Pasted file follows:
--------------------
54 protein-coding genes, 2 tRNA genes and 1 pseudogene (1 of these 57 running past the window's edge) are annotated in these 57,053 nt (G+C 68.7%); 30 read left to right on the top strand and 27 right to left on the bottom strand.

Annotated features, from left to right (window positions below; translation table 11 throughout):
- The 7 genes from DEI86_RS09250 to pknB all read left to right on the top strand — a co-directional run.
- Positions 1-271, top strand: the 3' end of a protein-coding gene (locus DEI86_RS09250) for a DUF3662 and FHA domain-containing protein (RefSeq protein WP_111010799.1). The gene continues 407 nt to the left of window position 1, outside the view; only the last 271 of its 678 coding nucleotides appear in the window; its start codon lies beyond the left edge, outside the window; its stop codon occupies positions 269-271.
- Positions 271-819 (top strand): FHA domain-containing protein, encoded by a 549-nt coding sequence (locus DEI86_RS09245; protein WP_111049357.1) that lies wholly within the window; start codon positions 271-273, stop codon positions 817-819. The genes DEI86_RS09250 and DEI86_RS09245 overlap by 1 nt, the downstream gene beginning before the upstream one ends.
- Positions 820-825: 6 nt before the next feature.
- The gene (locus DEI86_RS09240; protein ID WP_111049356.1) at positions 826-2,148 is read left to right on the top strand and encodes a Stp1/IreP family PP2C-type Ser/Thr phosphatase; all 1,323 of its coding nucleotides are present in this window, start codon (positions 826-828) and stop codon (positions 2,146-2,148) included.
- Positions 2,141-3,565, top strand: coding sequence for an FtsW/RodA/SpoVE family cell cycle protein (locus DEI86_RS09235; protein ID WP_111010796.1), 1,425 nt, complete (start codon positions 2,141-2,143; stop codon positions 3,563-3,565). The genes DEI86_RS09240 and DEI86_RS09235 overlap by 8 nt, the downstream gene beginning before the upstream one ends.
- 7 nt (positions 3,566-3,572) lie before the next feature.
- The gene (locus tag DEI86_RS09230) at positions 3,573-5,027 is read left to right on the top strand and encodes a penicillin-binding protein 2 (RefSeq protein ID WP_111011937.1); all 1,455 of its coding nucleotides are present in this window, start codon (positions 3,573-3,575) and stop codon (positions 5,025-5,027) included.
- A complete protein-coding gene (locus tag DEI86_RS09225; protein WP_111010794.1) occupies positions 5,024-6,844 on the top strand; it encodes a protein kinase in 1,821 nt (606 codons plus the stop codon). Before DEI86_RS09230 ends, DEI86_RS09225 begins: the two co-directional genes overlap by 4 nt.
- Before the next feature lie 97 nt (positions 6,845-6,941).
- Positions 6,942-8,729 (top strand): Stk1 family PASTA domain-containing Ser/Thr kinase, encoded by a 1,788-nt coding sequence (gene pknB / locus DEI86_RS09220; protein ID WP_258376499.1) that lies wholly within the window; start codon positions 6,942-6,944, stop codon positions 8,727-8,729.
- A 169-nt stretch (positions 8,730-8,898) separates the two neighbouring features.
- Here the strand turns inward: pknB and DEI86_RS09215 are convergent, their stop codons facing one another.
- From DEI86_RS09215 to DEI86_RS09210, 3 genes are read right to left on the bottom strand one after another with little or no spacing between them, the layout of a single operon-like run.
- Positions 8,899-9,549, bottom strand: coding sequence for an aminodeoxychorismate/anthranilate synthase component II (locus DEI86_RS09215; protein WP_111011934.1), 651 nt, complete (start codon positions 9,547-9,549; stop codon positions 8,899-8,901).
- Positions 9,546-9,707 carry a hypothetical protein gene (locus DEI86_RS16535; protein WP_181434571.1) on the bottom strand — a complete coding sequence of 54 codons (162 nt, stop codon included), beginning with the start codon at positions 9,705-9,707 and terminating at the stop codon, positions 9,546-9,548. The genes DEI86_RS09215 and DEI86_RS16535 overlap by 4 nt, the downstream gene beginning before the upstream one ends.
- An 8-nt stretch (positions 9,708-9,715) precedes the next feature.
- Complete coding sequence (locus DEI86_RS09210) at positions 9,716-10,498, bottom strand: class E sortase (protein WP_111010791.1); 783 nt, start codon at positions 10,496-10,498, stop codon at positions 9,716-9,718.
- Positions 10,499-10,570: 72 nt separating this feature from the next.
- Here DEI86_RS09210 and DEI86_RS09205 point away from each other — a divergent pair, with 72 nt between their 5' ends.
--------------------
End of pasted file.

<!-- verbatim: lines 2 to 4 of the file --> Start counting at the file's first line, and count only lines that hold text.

Annotated features, from left to right (window positions below; translation table 11 throughout):
- The 7 genes from DEI86_RS09250 to pknB all read left to right on the top strand — a co-directional run.
- Positions 1-271, top strand: the 3' end of a protein-coding gene (locus DEI86_RS09250) for a DUF3662 and FHA domain-containing protein (RefSeq protein WP_111010799.1). The gene continues 407 nt to the left of window position 1, outside the view; only the last 271 of its 678 coding nucleotides appear in the window; its start codon lies beyond the left edge, outside the window; its stop codon occupies positions 269-271.